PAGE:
Microsoft is right, music is social. There, I said it. Even if you’re listening to it alone in your room it’s about connecting with someone else. When we listen to music we’re always searching for some sort of connection to the artist. Sometimes we’re looking for someone who has felt the same way we are feeling; sometimes it’s just about a fun sound or a sense of humor. That connection extends beyond just the artist though. There’s a reason we play music at parties and there’s a reason bands are so much more fun to see live. When you’re in a group listening to music you all like, you automatically have something in common, you start with a connection. It doesn’t hurt that there is often alcohol involved either.
Most popular bands and artists understand that music is social, not all of them understand how social is changing. Social networks are starting to become a big part of social interaction and their starting to become a big part of music. MySpace is all about sharing your favorite songs, Facebook lets you become a fan of the band. Just about every band you can think of is on MySpace and Facebook. However, the bands who really want to do something social are on Twitter.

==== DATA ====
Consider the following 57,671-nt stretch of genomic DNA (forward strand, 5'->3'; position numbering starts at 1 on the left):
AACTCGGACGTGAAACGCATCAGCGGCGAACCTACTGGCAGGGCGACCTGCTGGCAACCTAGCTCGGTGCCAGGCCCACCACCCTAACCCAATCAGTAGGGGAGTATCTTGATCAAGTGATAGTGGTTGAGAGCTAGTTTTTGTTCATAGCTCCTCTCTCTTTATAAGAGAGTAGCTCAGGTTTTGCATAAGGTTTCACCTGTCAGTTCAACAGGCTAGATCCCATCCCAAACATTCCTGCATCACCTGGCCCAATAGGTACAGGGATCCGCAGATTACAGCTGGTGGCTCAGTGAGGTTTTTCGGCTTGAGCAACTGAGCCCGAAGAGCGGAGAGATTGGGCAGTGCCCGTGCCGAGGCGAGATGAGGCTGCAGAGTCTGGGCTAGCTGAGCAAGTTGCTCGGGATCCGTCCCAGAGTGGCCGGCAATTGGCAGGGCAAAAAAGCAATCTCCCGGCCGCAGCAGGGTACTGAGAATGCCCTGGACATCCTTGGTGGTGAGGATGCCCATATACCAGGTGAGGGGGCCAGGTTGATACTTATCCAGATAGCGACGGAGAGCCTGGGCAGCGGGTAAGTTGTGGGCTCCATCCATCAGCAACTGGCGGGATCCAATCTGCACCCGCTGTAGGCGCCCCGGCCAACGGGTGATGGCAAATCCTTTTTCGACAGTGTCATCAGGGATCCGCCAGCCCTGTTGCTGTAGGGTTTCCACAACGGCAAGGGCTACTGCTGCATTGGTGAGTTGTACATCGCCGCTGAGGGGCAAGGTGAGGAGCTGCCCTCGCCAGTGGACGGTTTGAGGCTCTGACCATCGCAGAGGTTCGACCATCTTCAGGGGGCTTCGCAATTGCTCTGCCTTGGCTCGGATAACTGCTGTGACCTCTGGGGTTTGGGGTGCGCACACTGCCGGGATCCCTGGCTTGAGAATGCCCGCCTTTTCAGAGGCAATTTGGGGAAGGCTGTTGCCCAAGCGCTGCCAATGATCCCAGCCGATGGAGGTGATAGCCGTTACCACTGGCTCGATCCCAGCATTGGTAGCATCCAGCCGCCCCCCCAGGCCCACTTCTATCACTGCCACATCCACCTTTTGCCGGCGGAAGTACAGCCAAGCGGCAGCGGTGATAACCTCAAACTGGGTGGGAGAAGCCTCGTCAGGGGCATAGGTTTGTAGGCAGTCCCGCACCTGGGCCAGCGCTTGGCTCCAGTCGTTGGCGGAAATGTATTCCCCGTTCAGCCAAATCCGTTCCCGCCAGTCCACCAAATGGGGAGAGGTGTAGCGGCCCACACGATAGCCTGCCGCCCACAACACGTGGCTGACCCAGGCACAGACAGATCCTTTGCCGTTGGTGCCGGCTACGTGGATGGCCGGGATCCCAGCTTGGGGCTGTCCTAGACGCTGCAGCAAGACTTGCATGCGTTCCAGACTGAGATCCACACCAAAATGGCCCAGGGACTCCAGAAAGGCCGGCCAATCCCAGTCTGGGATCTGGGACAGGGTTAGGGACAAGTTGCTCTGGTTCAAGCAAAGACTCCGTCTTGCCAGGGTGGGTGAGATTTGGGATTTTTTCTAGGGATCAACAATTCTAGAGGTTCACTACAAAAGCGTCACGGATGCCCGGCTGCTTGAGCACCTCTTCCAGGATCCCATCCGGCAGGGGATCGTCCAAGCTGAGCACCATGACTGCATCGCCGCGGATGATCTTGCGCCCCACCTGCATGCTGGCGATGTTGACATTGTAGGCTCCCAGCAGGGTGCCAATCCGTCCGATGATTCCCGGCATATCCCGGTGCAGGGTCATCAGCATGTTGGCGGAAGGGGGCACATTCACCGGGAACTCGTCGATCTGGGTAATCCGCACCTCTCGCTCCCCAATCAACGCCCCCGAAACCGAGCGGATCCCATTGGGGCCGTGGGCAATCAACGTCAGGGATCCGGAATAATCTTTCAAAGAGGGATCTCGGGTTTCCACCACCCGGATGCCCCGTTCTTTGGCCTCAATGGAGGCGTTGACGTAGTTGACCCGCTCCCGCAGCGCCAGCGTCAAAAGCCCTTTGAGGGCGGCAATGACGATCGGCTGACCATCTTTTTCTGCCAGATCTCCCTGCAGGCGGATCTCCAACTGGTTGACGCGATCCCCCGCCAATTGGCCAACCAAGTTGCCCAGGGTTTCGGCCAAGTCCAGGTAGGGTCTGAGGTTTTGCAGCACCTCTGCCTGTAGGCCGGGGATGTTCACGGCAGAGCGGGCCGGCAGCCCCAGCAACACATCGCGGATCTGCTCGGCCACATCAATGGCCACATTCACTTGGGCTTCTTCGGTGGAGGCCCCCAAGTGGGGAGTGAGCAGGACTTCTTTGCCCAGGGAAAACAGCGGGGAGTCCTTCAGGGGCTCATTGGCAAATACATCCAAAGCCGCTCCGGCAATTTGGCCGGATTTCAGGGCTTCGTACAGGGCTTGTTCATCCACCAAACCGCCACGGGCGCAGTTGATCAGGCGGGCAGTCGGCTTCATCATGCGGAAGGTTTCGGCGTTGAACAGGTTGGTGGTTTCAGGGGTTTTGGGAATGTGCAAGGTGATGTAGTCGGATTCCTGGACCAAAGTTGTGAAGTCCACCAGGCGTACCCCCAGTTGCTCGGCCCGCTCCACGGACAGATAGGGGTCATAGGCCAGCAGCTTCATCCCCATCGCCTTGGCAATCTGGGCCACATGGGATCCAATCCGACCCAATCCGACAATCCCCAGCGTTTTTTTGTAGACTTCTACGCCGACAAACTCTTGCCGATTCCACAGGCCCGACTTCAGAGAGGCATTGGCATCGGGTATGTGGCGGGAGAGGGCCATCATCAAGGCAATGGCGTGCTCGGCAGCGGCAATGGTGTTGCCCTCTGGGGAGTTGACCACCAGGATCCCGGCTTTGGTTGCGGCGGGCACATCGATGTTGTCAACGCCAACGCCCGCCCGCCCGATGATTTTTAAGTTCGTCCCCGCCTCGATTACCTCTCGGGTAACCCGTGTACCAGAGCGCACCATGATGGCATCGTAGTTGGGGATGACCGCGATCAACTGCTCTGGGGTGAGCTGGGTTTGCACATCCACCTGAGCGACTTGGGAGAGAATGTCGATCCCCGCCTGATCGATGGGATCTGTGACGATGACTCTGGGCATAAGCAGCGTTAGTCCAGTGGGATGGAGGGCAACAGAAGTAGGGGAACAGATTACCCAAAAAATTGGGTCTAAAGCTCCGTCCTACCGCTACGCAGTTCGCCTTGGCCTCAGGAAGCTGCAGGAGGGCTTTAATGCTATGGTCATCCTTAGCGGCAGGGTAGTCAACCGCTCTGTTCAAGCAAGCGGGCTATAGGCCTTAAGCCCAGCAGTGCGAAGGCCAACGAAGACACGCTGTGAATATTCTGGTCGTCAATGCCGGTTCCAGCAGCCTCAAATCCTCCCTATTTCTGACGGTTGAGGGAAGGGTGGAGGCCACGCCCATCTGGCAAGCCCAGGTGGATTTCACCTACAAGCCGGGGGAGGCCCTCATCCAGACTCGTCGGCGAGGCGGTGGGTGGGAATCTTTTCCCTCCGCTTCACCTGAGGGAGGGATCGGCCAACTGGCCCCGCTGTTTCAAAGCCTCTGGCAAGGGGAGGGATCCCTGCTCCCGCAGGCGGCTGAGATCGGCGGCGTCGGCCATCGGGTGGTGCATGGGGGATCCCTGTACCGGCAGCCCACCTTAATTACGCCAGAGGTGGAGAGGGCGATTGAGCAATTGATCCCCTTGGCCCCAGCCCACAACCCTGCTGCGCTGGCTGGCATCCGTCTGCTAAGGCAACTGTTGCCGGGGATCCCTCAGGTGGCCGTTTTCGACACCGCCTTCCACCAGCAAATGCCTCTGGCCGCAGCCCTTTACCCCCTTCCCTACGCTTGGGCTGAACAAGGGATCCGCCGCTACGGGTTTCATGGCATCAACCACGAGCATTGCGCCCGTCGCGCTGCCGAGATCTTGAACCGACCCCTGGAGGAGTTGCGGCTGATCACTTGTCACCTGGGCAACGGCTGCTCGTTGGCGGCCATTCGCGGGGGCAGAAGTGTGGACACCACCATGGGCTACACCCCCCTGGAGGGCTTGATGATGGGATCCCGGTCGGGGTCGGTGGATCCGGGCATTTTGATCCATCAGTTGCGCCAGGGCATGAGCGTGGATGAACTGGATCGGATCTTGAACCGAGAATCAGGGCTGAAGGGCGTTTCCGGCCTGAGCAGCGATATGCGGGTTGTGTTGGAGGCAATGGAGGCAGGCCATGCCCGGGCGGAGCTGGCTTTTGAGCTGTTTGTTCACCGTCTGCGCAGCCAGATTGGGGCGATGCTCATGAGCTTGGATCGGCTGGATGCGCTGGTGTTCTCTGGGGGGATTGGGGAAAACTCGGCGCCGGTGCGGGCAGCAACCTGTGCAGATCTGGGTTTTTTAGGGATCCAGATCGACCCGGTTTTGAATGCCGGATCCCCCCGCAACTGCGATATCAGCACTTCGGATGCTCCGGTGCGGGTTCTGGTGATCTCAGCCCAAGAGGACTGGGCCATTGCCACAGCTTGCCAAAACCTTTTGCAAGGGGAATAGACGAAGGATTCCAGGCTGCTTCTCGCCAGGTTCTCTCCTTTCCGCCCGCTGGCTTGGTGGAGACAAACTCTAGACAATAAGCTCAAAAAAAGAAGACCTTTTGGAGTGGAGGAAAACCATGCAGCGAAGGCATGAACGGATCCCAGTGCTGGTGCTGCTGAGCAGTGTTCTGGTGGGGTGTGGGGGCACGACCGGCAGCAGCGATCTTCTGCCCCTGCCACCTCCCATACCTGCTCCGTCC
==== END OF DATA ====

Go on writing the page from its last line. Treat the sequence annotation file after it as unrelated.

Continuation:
I do not follow my favorite band on Twitter. While Counting Crows does twitter, it’s boring news updates, there’s no real conversation there (and they very rarely update). There are two bands I do follow on Twitter. One of them is Death Cab for Cutie, one of my favorite bands. Death Cab has two twitter feeds, one is pretty mundane, just site updates and such. Recently they started tweeting from their tour. The tweets from the tour tend to be personal and talk about whatever venue they are playing. That’s the one I follow, the one that really seems to be interesting. Their primary feed is pretty much just a news ticker. That tour feed though shows that they are really trying to connect with their fans, it could use some work but they’ve got the right idea.
The other band I follow on twitter is Josh and the Empty Pockets, the band I blogged about a few days ago. What I’ve come to realize over the last week or so is they get it. They don’t just twitter silly news updates, they actually engage in conversations with their fans. They spout off random facts sometimes and they acknowledge people. Those simple things really make that connection to the band stronger. Josh and the Empty Pockets are the little guys right now, but if they keep up this networking and connecting with fans they’re on the right track to building a loyal following and combined with their musical talent (which they’ve got in spades) and a little luck (because it always takes some luck) they won’t stay the little guys for long.
Music is social and as technology and society change bands need to learn to adapt. Right now we’re at the beginning of this social networking revolution but social networks are growing everyday and more and more people are joining. More people are getting their news from these networks and finding recommendations for new things to try. I wouldn’t have even heard of Josh and the Empty Pockets if it weren’t for Facebook. The internet isn’t just changing how we get our music; it’s changing how we talk about it and how we enjoy it.